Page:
Dreaming of Moshiach

Friday, March 14, 2008

It’s the End of the Year as You Know It

The winter is coming to an end and with it the end of this year’s cycle (Nisan being “rishon hu la’chem”). We should therefore investigate what messages Purim and Zachor convey to us, stationed at the turn of the year, and how these messages elevate us to a higher level of this spiral life cycle.

We start with the Megillah itself, i.e., the parchment itself. It is rolled around itself in a spiral fashion revealing only but the prologue of the new and unknown Persian Empire. “Is this good for the Jews?” we ask as we feel familiarity creeping into our mind (elections in Russia and the United States). Does anyone know what this new year holds for us?

We then unroll the Megillah only to find out that nothing has changed. Festivals are festivals, anger and impatience will shed blood. Personal interests turn the wheels of economy and of the legal system and Jews still don’t seem to have any luck. Notice how the uprising of Haman strongly contrasts Mordechai HaYehudi’s saving of the king only a pasuk earlier.

Indifference comes to mind as the fitting attitude towards this world which doesn’t seem to go anywhere new or better. Indifference permits enjoying a good kosher meal in an un-kosher environment (Achashverosh’s feasts) and could also explain why no one is doing anything to stop Ester HaMalka, a'h (and probably many more Jewish girls) to be taken to the palace.

Unrolling a bit more crumbles it all down. Haman’s Pur seems to shatter this gray picture into pieces. Indifference is no more an option. Haman’s pride and anger don’t burst out but rather focus into an intentional, predetermined randomality. It is then that the world comes to an end! The world as we know it, as we expect it, the world we chose to be indifferent towards its quiet and creeping hints and messages. This mundane and seemingly grey world has come to an end and is shattered before our drowsy eyes. That is one thing that Haman and Starbuck’s coffee have in common. They sure do wake you up!

Yet a choice is at hand. You could choose the line:
“It’s the end of the world as we know it and I feel fine”. This is the apathetic response of he who chooses to give up before the battle is over. It is the acceptance of mediocrity and skepticism as a way of life. It is Amalek striking the week (in faith) and lingering (in practical mitzvoth) but through them, penetrating all the way into the hearts of the impatient nation who will ask for Egel Ha’zahav, the Golden Calf (Sfat Emet).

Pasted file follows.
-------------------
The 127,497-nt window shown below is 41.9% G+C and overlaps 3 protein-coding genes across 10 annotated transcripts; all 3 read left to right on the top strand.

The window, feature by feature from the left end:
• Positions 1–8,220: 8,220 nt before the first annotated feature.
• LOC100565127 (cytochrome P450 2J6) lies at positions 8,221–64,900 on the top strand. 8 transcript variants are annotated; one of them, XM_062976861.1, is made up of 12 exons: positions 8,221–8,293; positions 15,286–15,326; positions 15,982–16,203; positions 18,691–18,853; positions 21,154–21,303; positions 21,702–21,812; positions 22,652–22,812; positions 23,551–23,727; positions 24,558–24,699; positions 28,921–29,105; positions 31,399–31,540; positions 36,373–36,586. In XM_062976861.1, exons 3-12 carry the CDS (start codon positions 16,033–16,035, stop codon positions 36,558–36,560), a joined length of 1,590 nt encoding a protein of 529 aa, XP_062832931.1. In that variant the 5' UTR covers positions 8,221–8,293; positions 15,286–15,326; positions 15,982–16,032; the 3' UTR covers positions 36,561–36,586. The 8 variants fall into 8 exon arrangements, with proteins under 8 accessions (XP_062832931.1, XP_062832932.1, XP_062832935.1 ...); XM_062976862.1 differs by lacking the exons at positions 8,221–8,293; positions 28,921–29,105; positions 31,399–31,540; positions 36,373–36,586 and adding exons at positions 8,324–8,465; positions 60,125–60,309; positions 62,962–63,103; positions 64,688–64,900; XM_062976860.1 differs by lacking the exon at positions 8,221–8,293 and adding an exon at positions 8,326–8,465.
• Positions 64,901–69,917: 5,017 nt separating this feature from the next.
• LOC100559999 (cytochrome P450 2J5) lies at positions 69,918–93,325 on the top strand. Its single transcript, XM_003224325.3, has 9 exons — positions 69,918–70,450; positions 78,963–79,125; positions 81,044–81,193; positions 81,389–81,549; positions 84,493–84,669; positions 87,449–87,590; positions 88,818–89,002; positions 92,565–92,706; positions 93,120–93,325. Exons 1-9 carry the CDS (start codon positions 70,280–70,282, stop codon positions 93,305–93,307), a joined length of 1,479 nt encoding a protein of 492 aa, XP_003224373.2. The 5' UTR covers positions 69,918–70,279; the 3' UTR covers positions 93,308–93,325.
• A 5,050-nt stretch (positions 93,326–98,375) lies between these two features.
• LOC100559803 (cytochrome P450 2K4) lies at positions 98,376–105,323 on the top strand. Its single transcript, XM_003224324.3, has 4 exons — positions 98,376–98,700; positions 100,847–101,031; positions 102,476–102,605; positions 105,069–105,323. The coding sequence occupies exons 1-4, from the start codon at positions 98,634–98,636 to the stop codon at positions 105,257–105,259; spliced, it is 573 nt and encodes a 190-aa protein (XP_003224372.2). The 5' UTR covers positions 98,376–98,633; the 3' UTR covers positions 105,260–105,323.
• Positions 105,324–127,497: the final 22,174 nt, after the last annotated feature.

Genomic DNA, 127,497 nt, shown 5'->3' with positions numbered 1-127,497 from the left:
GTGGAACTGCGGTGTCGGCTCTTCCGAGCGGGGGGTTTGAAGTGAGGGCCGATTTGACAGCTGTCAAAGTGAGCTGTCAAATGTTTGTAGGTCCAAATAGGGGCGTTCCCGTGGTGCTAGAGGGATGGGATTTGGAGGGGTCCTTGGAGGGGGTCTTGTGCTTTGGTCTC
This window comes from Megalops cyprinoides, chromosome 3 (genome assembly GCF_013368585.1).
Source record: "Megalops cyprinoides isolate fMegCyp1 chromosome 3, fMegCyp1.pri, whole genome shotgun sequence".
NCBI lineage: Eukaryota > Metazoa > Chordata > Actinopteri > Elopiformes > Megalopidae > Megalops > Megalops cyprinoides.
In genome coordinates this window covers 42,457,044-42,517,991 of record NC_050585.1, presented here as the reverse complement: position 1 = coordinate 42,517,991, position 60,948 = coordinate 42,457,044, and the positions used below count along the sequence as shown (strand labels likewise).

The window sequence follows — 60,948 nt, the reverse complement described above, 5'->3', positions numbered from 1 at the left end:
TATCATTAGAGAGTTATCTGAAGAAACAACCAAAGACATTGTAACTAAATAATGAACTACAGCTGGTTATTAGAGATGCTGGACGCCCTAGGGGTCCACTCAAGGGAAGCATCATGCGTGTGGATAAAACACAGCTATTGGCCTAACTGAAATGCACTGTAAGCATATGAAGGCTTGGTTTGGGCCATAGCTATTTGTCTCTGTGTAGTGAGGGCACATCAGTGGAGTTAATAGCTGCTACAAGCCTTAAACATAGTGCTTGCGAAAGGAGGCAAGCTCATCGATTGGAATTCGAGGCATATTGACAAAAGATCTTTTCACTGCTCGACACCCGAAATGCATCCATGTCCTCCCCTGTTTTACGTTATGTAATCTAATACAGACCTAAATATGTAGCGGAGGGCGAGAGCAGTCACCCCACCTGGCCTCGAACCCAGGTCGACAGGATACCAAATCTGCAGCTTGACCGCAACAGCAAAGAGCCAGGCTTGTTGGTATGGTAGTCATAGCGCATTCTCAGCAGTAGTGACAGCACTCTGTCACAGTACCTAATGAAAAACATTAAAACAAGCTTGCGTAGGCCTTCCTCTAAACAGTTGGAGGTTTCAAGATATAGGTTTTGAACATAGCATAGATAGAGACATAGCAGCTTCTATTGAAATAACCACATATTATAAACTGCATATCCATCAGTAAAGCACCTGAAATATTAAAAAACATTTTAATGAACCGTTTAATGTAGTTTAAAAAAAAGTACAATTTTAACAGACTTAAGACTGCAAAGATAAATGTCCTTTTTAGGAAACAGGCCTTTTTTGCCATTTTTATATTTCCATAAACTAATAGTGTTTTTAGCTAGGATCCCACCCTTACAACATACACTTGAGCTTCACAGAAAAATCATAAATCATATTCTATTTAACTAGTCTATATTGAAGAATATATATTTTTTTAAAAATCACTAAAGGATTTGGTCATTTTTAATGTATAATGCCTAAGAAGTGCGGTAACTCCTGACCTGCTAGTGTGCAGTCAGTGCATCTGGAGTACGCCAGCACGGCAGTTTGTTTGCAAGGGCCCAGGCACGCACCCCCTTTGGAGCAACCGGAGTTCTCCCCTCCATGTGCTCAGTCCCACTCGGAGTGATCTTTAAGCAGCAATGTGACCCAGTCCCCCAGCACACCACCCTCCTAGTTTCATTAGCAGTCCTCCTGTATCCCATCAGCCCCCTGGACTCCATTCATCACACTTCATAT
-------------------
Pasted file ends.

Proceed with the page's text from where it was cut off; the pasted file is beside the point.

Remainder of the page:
On the other hand, you could choose to adhere to the battle cry of Mordechai HaYehudi, zs'. The cry for Teshuva and change. This approach realizes, both in mind and in action, that there is a One who is running the show and therefore fears not the incomprehensive circumstances such as Ester HaMalka’s enthronement (Ester Rabah), or the contrast of Haman’s uprising.

The Midrash draws lines of similarity between Mordechai HaYehudi and King David (zs'l) who were both alert and listening to Hashem’s mysterious running of the show. Mordechai HaYehudi is confident that Ester HaMalka being taken to the palace is for the purpose of a future salvation.
These two options, Mordechai HaYehudi’s attitude vs. Haman’s randomality, are the essence of our everlasting war with Amalek. Haman convinces the weak that life is grey and circumstantial and there’s nothing much to it, just like there’s no real meaning to the 13th of Adar,it’s just by chance. The end of the world, should it come, has neither meaning nor escape. Live long and whimper.

Mordechai HaYehudi, on the other hand, is the flag of belief in the deepest of darkness. Hope beyond despair for those who believe in the One. Nothing is left to chance and so nothing is out of place. Search for the meaning, the message and the mission. This belief is in itself the victory over Amalek and its venom/memory.

Taking in Mordechai HaYehudi’s approach is both difficult and crucial. It is the prerequisite Adar, Zachor and Purim demand to enable the coming of new year, a step closer to the final redemption that Nisan and Pesach will positively bring with.

Shabbat Shalom




והיה השם למלך על כל הארץ, ביום ההוא יהיה השם אחד - ושמו אחד ישתבח שמו לעד לנצח נצחים בכל העולמות Blessed is His name for eternity in all worlds אין עוד מלבדו